Page:A Compendium of the Theological Writings of Emanuel Swedenborg.djvu/291

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xxii. 35-37, and Luke x. 25-28. For to him who loves any person or thing above all things that person or thing is God, and is Divine. For example, to him who loves himself or the world above all things himself or the world is his God. This is the reason why such do not in heart acknowledge any God. They are conjoined with their like in hell, where all are collected who love themselves and the world above all things.

The spiritual sense of this commandment is that no other God than the Lord Jesus Christ is to be worshipped; because He is Jehovah who came into the world and wrought the redemption without which no man nor any angel could have been saved.

The celestial sense of this commandment is that Jehovah the Lord is Infinite, Immense, and Eternal; that He is Omnipotent, Omniscient, and Omnipresent; that He is the First and the Last, the Beginning and the End; who Was, Is, and Will Be; that He is Love itself and Wisdom itself, or Good itself and Truth itself, consequently Life itself; thus the Only One, from whom all things are. (T. C. R. n. 291-295.)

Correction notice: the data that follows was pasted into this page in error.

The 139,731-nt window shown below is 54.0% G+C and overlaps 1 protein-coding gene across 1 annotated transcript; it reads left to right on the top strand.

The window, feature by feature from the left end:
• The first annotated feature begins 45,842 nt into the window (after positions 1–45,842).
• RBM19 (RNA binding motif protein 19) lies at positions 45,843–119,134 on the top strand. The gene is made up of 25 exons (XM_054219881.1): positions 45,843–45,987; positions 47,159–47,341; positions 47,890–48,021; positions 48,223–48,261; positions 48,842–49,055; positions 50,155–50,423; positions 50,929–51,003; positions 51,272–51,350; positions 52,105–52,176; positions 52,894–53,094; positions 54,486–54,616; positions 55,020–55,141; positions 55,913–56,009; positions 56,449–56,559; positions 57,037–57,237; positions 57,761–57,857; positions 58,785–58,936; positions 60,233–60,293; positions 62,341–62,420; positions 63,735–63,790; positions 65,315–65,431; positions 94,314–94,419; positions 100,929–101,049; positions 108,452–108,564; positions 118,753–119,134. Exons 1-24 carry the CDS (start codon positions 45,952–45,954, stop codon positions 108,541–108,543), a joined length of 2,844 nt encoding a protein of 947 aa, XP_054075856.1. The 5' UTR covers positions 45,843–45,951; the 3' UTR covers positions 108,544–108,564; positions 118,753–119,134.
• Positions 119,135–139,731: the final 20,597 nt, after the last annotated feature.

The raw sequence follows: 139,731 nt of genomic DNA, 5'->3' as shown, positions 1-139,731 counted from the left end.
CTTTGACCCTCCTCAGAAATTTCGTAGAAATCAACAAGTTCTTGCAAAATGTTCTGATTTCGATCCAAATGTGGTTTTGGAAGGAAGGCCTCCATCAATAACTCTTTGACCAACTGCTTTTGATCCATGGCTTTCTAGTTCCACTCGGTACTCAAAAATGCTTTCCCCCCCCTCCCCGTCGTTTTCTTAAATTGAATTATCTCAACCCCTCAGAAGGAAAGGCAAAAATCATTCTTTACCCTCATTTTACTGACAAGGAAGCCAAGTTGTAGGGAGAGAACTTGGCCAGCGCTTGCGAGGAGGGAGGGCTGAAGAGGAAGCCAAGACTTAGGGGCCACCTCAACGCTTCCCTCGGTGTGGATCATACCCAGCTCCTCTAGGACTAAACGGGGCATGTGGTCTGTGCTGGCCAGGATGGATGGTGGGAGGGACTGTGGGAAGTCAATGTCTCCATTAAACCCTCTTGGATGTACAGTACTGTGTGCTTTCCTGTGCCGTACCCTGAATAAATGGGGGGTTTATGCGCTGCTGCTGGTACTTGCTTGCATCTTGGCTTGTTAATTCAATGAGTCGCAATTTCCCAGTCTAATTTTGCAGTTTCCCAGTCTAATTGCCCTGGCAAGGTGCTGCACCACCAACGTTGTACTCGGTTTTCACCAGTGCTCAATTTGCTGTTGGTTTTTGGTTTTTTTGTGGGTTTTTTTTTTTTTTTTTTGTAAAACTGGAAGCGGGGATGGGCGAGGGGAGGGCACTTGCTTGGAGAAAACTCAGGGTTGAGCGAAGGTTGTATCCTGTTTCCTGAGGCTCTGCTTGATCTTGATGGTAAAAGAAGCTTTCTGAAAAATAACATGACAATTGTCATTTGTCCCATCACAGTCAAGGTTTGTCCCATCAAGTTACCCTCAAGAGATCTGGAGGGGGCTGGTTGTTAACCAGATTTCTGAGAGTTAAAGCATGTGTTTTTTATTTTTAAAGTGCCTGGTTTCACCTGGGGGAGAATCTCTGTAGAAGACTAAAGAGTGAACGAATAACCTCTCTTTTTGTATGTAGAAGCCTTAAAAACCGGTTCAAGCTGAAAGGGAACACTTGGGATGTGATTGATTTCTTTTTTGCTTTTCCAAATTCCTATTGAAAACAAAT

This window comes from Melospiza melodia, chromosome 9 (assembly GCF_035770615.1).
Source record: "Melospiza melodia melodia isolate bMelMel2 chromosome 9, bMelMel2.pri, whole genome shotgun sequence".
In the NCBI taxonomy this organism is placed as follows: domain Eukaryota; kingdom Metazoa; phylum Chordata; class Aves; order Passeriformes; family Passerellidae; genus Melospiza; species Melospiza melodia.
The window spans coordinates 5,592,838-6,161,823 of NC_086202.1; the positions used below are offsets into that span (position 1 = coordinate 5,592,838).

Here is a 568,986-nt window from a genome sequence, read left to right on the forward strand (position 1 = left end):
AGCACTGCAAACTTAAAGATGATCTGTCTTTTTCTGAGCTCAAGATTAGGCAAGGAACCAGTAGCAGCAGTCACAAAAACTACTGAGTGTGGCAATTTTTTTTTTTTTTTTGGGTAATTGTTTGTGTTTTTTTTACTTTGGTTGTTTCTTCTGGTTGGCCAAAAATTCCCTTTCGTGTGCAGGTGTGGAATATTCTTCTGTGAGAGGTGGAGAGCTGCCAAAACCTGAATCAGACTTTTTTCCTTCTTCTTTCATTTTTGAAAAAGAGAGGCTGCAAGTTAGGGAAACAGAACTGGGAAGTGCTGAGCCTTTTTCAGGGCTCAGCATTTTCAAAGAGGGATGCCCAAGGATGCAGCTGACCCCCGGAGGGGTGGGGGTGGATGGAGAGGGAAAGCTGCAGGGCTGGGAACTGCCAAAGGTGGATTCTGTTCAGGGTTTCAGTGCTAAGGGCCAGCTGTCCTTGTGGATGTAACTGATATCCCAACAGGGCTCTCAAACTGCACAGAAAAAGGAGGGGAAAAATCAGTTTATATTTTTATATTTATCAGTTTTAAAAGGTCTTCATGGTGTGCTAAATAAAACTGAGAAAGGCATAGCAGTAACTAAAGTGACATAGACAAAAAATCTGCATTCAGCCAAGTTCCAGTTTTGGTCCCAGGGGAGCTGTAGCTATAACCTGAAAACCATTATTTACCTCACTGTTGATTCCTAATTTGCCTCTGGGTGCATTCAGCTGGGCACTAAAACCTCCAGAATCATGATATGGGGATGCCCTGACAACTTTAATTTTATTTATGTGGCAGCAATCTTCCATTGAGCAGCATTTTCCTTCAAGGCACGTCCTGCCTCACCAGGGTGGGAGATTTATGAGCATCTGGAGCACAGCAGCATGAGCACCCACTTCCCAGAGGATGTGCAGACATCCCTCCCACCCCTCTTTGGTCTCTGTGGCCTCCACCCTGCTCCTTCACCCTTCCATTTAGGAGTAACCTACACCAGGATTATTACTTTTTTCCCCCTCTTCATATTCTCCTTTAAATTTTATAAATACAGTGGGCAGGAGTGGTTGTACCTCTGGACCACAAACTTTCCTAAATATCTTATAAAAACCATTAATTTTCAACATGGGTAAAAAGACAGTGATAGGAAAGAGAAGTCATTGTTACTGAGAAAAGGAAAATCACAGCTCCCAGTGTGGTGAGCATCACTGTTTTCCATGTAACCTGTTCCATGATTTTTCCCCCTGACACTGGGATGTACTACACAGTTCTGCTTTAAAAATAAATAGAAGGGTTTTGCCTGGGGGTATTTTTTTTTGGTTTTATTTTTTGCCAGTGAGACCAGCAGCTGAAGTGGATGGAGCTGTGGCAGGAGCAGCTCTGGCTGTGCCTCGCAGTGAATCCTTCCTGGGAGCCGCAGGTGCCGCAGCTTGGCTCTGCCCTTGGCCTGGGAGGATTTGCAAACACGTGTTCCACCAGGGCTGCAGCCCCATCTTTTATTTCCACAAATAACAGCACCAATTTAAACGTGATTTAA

The Second Commandment.

"Thou shalt not take the name of Jehovah thy God in vain; for Jehovah will not hold him guiltless that taketh His name in vain." In the natural sense this means the name itself, and the abuse of it in various kinds of conversation; especially in speaking falsely or lying, and in oaths without cause, and for the purpose of exculpation in one's evil intentions (which are cursings), and in sorceries and enchantments. But to swear by God and His Holiness, the Word, and the Evangelists, in coronations, in inaugurations into the priesthood, and inductions into offices of trust, is not taking the name of God in vain, unless the swearer afterwards casts aside his solemn promises as vain. And the name of God, because it is Holiness itself, must continually be used in the holy things pertaining to the church; as in prayers, psalms, and in all worship; and also in preaching, and in writing on ecclesiastical subjects. For God is in all things pertaining to religion, and when rightly invoked by His name He is present and hears. In these things the name of God is hallowed. . . . The name Jesus is likewise holy, as is known from the saying of the Apostle, that at that name every knee should bow, in heaven and on earth; and moreover from the fact that no devil in hell can speak that name. The names of God are many, which must not be taken in vain; as Jehovah, Jehovah God, Jehovah of Hosts, the Holy One of Israel, Jesus, and Christ, and the Holy Spirit.